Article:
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When a Bad Apple Spoils the Bunch: An Appraiser’s Bias May Cost the Policyholder in the Long Run

In a long-awaited decision, Colorado’s highest court ruled a designated appraiser in a property insurance dispute must remain impartial and free from favoring one party over the other. Specifically, the Supreme Court held that the policy language required appraisers to be “unbiased, disinterested, and unswayed by personal interest.” This decision is a win for the insurance industry, although the Supreme Court created a framework that is certain to lead to disputes about an appraiser’s partiality in the future. The decision
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Part 1: The California Consumer Privacy Act — What Insurers Need to Know

Assembly Bill No. 375, better known as the California Consumer Privacy Act (CCPA), is likely the most robust and sweeping privacy law in the United States. This is not surprising as California is notoriously at the forefront of passing privacy legislation, even though close to 20 other states are also taking steps to pass similar legislation. The CCPA, which becomes effective January 1, 2020, creates a number of consumer rights regarding the collection, storage, selling, and processing of personal information,
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Pennsylvania Federal Court Reinforces The Principle That Liability Policies Insure Against Legal Obligations Owed To Others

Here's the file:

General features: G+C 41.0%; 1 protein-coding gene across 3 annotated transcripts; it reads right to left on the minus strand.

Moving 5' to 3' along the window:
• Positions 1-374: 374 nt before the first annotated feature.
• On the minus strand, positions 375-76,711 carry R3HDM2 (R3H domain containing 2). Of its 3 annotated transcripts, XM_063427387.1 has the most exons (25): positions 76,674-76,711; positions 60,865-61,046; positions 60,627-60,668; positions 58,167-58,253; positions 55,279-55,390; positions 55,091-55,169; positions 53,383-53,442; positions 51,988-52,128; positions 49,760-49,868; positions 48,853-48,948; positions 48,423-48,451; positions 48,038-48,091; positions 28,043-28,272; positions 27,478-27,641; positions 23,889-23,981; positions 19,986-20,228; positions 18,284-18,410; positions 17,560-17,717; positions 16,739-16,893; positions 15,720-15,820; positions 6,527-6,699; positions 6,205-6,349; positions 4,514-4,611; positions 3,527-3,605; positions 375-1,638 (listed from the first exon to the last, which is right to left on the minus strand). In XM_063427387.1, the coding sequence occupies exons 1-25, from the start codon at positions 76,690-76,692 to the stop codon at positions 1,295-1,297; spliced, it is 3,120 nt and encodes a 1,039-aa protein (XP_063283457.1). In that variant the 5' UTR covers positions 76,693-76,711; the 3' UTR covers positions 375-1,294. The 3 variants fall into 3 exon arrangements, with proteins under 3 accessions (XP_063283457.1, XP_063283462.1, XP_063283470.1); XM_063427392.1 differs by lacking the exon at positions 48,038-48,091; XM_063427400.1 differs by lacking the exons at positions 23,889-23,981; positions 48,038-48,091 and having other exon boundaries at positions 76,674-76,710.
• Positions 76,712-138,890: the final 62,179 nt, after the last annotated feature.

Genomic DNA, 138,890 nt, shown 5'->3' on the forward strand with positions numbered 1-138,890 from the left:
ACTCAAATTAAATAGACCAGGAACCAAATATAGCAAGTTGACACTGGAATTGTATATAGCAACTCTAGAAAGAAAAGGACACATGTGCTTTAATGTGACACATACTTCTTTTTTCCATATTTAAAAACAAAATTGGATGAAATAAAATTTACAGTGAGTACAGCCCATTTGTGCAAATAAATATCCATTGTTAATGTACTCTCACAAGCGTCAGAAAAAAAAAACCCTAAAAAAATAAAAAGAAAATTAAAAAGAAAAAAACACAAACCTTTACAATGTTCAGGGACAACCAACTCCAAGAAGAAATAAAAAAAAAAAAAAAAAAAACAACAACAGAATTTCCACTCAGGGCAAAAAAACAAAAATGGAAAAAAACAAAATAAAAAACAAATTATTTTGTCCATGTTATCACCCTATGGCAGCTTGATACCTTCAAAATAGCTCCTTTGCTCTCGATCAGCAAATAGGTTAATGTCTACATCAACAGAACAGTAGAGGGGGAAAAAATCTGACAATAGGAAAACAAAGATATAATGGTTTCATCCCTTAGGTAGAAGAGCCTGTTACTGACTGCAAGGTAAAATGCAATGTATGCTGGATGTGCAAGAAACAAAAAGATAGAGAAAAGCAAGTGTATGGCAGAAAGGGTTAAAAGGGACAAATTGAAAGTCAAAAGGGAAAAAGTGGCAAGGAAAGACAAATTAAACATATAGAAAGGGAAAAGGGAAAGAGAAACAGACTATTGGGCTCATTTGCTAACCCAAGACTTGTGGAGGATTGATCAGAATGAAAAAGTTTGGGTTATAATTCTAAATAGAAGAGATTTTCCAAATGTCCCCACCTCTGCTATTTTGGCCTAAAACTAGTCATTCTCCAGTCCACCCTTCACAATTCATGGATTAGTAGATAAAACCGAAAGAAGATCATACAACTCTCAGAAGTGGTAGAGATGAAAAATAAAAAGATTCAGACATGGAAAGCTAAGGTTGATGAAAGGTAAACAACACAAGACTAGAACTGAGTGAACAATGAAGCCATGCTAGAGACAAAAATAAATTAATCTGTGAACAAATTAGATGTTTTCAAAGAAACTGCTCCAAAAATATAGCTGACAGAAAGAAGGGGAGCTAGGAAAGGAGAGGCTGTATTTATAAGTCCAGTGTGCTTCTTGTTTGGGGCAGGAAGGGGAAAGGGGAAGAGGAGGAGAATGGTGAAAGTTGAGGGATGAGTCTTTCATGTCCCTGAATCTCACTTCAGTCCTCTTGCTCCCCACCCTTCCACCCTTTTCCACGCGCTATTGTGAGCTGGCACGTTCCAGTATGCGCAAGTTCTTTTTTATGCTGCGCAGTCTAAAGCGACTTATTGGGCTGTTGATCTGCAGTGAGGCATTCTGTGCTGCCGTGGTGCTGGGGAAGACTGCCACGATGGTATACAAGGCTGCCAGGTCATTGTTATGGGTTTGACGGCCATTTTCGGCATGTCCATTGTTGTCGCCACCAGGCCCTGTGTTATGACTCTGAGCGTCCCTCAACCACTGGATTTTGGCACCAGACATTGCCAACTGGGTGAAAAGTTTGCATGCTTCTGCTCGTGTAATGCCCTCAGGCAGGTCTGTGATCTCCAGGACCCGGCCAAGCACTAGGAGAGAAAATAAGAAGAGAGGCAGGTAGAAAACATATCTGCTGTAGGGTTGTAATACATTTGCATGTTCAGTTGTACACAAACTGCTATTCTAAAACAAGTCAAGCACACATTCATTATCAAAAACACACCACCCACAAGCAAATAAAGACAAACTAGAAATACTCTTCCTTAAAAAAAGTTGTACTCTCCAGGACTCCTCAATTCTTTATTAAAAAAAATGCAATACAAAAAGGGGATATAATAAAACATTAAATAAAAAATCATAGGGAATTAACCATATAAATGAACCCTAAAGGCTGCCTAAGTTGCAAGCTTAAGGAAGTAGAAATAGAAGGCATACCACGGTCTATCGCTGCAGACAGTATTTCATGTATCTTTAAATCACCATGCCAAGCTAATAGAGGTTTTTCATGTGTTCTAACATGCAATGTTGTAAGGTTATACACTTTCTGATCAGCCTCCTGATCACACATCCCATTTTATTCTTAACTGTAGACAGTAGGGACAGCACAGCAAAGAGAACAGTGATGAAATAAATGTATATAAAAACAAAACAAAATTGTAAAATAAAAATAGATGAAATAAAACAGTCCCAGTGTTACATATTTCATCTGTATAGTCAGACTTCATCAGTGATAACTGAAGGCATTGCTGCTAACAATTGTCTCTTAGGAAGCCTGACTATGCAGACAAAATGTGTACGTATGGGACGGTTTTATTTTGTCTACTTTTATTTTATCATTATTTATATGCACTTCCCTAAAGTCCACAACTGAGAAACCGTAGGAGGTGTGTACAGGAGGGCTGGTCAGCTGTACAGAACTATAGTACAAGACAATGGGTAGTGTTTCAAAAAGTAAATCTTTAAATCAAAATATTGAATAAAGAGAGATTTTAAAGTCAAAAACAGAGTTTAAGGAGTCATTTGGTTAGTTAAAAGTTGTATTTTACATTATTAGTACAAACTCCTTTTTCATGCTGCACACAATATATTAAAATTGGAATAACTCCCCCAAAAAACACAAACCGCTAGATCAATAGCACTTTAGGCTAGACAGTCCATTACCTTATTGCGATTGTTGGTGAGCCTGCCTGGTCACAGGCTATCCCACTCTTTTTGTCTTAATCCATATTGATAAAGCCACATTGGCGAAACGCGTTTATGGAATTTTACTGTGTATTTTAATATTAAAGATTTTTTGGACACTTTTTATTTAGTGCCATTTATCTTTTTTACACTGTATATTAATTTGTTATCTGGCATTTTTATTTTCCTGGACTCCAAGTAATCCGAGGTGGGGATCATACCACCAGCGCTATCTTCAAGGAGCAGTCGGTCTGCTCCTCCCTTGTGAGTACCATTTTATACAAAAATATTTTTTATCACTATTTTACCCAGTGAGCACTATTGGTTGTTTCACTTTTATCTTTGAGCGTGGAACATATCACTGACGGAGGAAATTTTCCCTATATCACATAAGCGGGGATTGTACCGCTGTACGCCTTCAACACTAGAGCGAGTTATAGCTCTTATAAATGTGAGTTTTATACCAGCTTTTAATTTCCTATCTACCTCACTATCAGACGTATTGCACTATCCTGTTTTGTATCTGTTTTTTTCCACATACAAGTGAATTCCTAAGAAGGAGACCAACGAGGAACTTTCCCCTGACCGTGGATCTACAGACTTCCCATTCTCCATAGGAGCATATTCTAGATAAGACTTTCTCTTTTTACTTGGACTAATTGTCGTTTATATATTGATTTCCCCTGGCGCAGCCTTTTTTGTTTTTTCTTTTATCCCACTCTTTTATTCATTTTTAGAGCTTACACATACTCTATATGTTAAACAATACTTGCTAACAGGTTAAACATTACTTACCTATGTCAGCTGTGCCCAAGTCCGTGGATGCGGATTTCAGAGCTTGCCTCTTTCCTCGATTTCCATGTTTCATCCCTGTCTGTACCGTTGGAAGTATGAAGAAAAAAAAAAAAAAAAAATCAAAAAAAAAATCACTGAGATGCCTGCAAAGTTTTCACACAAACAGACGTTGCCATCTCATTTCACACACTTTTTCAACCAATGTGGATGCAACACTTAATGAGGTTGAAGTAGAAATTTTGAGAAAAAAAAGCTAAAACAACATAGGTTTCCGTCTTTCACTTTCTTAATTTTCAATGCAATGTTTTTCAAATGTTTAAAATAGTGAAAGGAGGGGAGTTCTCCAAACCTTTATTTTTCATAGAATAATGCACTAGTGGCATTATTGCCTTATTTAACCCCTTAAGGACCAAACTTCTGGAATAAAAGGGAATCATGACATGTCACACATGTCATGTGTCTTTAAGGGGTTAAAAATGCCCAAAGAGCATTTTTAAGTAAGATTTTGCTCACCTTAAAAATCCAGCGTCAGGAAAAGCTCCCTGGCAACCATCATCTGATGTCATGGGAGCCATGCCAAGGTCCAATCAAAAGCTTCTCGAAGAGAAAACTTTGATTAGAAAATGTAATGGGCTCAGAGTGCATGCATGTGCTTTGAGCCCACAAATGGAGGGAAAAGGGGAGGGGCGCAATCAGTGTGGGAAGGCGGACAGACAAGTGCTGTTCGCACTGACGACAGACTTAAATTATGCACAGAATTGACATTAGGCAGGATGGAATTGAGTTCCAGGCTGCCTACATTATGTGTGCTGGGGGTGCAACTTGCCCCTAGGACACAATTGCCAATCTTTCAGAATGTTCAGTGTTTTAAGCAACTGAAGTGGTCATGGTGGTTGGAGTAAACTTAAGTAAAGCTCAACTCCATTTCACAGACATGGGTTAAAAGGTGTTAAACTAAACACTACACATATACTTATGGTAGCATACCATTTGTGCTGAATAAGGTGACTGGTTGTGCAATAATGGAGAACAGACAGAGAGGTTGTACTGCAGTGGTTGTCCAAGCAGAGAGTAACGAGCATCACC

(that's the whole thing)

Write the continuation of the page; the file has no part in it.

Defense and indemnity obligations owed under liability policies depend on the allegations made in the underlying lawsuit. In NVR, Inc. v. Motorists Mut. Ins. Co., 2019 WL 989393 (W.D. Pa. Mar. 1, 2019), NVR, an additional insured under a CGL policy sought coverage for two lawsuits that arose out of a heater explosion at a construction site. NVR was the defendant in personal injury litigation. In a separate lawsuit, NVR sought recovery for property damage that it incurred due to the
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Fifth Circuit: False Imprisonment Caused “Bodily Injury” During Subsequent Policy Periods Sufficient to Trigger Coverage

In a notable deviation from decisions across the country, the Fifth Circuit recently ruled that injuries from false imprisonment could be sustained after the actual false imprisonment itself ended, triggering two insurers’ duty to defend. Travelers Indem. Co. v. Mitchell, No. 17-60291, 2019 WL 2276694 (5th Cir. May 29, 2019). The insurers, whose policies did not come into existence until after the false imprisonment ended, were found obligated to defend a Mississippi County in a civil rights lawsuit stemming from
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Eleventh Circuit Holds Unlicensed Professional Was Not Engaging In “Professional Services”

The courts frequently apply insuring agreements broadly. However, in a recent decision, a court narrowly applied the definition of “professional services” to restrict coverage. Specifically, in Chapman v. Ace American Insurance Company, the Eleventh Circuit determined the services provided by an individual holding himself out as a counselor did not constitute “professional services.”     The underlying lawsuit concerned Mark and Barbara Chapman’s ten-year old son who was diagnosed with ADHD and had a history of behavioral problems. The Chapman family